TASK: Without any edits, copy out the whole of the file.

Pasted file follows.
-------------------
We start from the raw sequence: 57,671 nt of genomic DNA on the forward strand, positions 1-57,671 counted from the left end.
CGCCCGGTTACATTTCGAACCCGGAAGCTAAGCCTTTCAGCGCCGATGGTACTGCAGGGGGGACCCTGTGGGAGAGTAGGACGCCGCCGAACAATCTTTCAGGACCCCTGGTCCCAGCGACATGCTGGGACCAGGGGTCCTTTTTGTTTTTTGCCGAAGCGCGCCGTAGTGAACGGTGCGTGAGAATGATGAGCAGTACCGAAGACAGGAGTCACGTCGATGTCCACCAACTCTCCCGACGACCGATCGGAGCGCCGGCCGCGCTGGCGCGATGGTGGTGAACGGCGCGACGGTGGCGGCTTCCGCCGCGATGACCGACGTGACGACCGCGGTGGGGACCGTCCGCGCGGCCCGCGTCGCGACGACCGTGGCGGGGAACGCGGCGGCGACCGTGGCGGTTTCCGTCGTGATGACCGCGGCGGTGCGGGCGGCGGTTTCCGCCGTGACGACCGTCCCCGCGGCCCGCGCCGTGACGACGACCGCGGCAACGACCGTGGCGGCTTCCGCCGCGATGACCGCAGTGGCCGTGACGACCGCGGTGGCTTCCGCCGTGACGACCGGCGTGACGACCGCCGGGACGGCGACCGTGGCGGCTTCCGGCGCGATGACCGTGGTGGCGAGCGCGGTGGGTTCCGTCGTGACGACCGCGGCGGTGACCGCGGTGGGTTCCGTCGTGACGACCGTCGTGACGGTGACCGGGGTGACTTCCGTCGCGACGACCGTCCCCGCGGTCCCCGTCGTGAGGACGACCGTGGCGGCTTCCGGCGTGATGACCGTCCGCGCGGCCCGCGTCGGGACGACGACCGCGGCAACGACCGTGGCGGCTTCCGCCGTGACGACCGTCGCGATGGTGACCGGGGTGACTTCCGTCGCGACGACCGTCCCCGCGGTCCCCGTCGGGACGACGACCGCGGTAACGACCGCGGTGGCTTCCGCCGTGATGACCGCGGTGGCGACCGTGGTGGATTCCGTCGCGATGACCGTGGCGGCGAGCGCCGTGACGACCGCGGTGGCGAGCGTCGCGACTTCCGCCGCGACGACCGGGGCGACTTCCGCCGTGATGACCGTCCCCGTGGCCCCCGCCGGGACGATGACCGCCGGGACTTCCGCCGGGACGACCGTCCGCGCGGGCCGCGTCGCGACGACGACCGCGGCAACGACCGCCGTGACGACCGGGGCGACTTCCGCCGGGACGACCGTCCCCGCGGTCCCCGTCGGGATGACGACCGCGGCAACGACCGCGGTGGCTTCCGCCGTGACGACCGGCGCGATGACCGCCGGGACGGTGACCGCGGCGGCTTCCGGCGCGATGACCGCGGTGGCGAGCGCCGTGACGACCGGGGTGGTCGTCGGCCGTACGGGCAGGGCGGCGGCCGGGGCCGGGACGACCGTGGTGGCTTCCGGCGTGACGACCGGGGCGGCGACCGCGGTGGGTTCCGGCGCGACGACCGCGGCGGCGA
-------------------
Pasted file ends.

We start from the raw sequence: 57,671 nt of genomic DNA on the forward strand, positions 1-57,671 counted from the left end.
CGCCCGGTTACATTTCGAACCCGGAAGCTAAGCCTTTCAGCGCCGATGGTACTGCAGGGGGGACCCTGTGGGAGAGTAGGACGCCGCCGAACAATCTTTCAGGACCCCTGGTCCCAGCGACATGCTGGGACCAGGGGTCCTTTTTGTTTTTTGCCGAAGCGCGCCGTAGTGAACGGTGCGTGAGAATGATGAGCAGTACCGAAGACAGGAGTCACGTCGATGTCCACCAACTCTCCCGACGACCGATCGGAGCGCCGGCCGCGCTGGCGCGATGGTGGTGAACGGCGCGACGGTGGCGGCTTCCGCCGCGATGACCGACGTGACGACCGCGGTGGGGACCGTCCGCGCGGCCCGCGTCGCGACGACCGTGGCGGGGAACGCGGCGGCGACCGTGGCGGTTTCCGTCGTGATGACCGCGGCGGTGCGGGCGGCGGTTTCCGCCGTGACGACCGTCCCCGCGGCCCGCGCCGTGACGACGACCGCGGCAACGACCGTGGCGGCTTCCGCCGCGATGACCGCAGTGGCCGTGACGACCGCGGTGGCTTCCGCCGTGACGACCGGCGTGACGACCGCCGGGACGGCGACCGTGGCGGCTTCCGGCGCGATGACCGTGGTGGCGAGCGCGGTGGGTTCCGTCGTGACGACCGCGGCGGTGACCGCGGTGGGTTCCGTCGTGACGACCGTCGTGACGGTGACCGGGGTGACTTCCGTCGCGACGACCGTCCCCGCGGTCCCCGTCGTGAGGACGACCGTGGCGGCTTCCGGCGTGATGACCGTCCGCGCGGCCCGCGTCGGGACGACGACCGCGGCAACGACCGTGGCGGCTTCCGCCGTGACGACCGTCGCGATGGTGACCGGGGTGACTTCCGTCGCGACGACCGTCCCCGCGGTCCCCGTCGGGACGACGACCGCGGTAACGACCGCGGTGGCTTCCGCCGTGATGACCGCGGTGGCGACCGTGGTGGATTCCGTCGCGATGACCGTGGCGGCGAGCGCCGTGACGACCGCGGTGGCGAGCGTCGCGACTTCCGCCGCGACGACCGGGGCGACTTCCGCCGTGATGACCGTCCCCGTGGCCCCCGCCGGGACGATGACCGCCGGGACTTCCGCCGGGACGACCGTCCGCGCGGGCCGCGTCGCGACGACGACCGCGGCAACGACCGCCGTGACGACCGGGGCGACTTCCGCCGGGACGACCGTCCCCGCGGTCCCCGTCGGGATGACGACCGCGGCAACGACCGCGGTGGCTTCCGCCGTGACGACCGGCGCGATGACCGCCGGGACGGTGACCGCGGCGGCTTCCGGCGCGATGACCGCGGTGGCGAGCGCCGTGACGACCGGGGTGGTCGTCGGCCGTACGGGCAGGGCGGCGGCCGGGGCCGGGACGACCGTGGTGGCTTCCGGCGTGACGACCGGGGCGGCGACCGCGGTGGGTTCCGGCGCGACGACCGCGGCGGCGA